Mayor Island

Photo of this volcano
Google Earth icon
  Google Earth Placemark
  • Country
  • Volcanic Region
  • Primary Volcano Type
  • Last Known Eruption
  • 37.28°S
  • 176.25°E

  • 355 m
    1164 ft

  • 241021
  • Latitude
  • Longitude

  • Summit

  • Volcano

The Global Volcanism Program has no activity reports for Mayor Island.

The Global Volcanism Program has no Weekly Reports available for Mayor Island.

The Global Volcanism Program has no Bulletin Reports available for Mayor Island.

Volcano Types

Lava dome(s)
Pyroclastic cone(s)

Tectonic Setting

Subduction zone
Continental crust (> 25 km)

Rock Types



Within 5 km
Within 10 km
Within 30 km
Within 100 km

Geological Summary

The small 4-km-wide Mayor Island, also known as Tuhua, in the Bay of Plenty is the emergent portion of a 15-km-wide compound peralkaline lava shield constructed between about 120,000 and 35,000 years ago. A 3-km-wide composite caldera was formed in two or three collapse events, the last of which took place about 6300 years ago, and was accompanied by a plinian eruption that produced tephra deposits up to 70 cm thick on mainland North Island. Post-caldera eruptions generated a series of lava domes and flows emplaced from NNE-trending vents within the caldera that have filled it to depths of at least 180 m. The latest eruption of Mayor Island has not been dated, but was considered by Houghton et al. (1992) to perhaps have occurred only 500-1000 years ago.

Eruptive History

Summary of Holocene eruption dates and Volcanic Explosivity Indices (VEI).

Start Date Stop Date Eruption Certainty VEI Evidence Activity Area or Unit
5060 BCE ± 200 years Unknown Confirmed 5 Radiocarbon (corrected) South end of caldera, Taratimi Bay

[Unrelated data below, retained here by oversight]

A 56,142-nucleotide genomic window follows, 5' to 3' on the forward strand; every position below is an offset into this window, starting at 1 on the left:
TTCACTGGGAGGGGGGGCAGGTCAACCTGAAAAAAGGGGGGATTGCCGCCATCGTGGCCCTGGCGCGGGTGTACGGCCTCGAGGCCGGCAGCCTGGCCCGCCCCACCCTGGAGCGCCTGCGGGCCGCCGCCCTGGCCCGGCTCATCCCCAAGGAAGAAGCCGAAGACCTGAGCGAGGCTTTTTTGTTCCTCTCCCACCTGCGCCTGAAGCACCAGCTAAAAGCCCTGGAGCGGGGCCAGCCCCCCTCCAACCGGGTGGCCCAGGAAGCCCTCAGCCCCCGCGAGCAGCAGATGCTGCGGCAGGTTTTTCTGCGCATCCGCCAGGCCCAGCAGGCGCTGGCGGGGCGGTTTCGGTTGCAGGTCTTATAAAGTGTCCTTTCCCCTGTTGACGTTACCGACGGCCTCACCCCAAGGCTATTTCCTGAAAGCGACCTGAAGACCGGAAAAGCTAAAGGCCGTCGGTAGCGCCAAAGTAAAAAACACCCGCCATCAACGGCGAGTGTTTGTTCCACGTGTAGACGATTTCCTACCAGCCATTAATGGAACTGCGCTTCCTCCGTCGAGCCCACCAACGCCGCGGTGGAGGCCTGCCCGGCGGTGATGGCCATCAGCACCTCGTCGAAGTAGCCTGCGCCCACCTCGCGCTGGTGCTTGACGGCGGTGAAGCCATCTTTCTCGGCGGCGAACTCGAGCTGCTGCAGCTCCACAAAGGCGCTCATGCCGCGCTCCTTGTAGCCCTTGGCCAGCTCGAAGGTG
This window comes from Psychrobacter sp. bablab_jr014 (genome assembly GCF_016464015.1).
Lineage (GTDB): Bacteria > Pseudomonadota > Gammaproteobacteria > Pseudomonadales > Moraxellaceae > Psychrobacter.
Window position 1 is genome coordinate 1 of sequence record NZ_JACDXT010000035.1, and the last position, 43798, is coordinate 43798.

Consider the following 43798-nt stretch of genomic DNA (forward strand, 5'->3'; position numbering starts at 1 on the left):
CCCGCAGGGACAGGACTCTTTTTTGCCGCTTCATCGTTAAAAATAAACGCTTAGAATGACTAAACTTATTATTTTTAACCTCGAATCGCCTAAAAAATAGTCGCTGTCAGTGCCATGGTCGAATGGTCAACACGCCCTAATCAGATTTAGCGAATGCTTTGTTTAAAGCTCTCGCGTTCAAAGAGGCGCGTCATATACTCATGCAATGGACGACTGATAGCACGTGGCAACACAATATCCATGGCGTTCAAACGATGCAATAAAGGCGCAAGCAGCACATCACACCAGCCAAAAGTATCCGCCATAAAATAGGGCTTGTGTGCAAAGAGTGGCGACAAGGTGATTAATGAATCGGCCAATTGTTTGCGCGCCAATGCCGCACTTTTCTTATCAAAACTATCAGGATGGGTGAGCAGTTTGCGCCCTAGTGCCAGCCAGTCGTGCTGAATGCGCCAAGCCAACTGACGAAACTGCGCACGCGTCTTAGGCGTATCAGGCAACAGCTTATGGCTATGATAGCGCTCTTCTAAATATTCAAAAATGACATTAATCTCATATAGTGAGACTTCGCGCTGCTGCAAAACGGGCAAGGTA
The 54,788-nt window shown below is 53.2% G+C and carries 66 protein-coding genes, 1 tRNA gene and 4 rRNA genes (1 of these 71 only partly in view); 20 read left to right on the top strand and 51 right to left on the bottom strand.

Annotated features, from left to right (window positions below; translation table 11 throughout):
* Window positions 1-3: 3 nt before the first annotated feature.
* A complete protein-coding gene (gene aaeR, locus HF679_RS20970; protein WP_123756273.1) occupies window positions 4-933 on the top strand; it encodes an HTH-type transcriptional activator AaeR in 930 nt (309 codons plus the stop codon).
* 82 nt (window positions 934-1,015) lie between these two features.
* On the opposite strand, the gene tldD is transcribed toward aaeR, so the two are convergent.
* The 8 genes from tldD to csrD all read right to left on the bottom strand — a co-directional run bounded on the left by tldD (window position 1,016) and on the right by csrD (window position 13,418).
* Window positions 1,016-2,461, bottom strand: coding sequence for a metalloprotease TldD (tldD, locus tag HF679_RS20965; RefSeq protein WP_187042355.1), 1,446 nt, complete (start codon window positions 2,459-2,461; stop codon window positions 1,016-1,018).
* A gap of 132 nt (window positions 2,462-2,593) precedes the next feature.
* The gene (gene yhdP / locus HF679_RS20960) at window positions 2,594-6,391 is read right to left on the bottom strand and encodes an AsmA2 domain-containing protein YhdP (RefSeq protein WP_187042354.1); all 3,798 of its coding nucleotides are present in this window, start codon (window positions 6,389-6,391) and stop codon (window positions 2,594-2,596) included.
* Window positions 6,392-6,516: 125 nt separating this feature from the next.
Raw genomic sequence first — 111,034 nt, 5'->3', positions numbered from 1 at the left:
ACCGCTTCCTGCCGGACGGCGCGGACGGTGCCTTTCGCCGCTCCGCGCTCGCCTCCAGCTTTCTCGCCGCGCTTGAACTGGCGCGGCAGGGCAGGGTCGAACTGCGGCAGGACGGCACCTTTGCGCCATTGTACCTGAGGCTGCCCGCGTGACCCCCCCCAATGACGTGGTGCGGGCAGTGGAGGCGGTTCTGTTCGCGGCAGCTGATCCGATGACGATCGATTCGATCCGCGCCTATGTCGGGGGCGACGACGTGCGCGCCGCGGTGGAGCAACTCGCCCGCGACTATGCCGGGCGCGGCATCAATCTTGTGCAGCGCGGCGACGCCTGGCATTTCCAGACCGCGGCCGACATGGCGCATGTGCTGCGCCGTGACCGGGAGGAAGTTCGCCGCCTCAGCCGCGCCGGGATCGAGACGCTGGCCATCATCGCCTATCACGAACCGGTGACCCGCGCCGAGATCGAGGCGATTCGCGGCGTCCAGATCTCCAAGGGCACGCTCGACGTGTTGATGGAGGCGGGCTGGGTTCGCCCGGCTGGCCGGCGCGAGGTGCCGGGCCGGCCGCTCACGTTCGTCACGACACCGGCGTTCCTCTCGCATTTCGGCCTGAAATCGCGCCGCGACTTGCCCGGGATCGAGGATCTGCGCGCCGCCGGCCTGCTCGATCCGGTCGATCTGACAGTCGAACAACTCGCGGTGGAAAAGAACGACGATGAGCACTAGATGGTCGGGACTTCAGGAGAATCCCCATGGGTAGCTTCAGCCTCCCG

6050 BCE ± 75 years Unknown Confirmed   Radiocarbon (uncorrected) SE caldera rim

This compilation of synonyms and subsidiary features may not be comprehensive. Features are organized into four major categories: Cones, Craters, Domes, and Thermal Features. Synonyms of features appear indented below the primary name. In some cases additional feature type, elevation, or location details are provided.




Feature Name Feature Type Elevation Latitude Longitude
Oira Pyroclastic cone
Opo Bay Tuff cone
Orongatea Pyroclastic cone
Oturu Pyroclastic cone
Ruamata Pyroclastic cone
Taratimi Tuff ring
Te Ananui Tuff ring
Te Araaka Tuff ring
Te Horo Tuff ring
Te Kukuta Vent
Te Paritu Vent


Feature Name Feature Type Elevation Latitude Longitude
Tarewakoura Dome

Photo Gallery

The caldera wall seen here is the northern and eastern portion of the youngest Mayor Island caldera, which formed about 6300 years ago. The 2.2 x 2.5 km caldera floor is covered by young lava flows, the latest of which may have been erupted only about 500-1000 years ago.

Photo by Jim Cole (University of Canterbury).
The caldera wall at the upper right was created during the youngest caldera-forming eruption of Mayor Island about 6300 years ago. Major explosive eruptions at this time produced more than 1 cu km of tephra, which fell across the Bay of Plenty on North Island. The 2.2 x 2.5 km wide caldera was subsequently partially filled by lava flows and domes, the latest of which may have been erupted as recently as 500-1000 years ago.

Photo by Richard Waitt, 1986 (U.S. Geological Survey).
Mayor Island, in the Bay of Plenty, is seen here from the west. The low, 4-km-wide island, also known as Tuhua, is the summit of a broad, 15-km-wide lava shield. A 3-km-wide caldera formed during 2 or 3 collapse events, the latest of which followed a major explosive eruption about 6300 years ago. Mayor Island was recognized as an active volcano only within the past two decades. Its latest eruption may have occurred only 500-1000 years ago.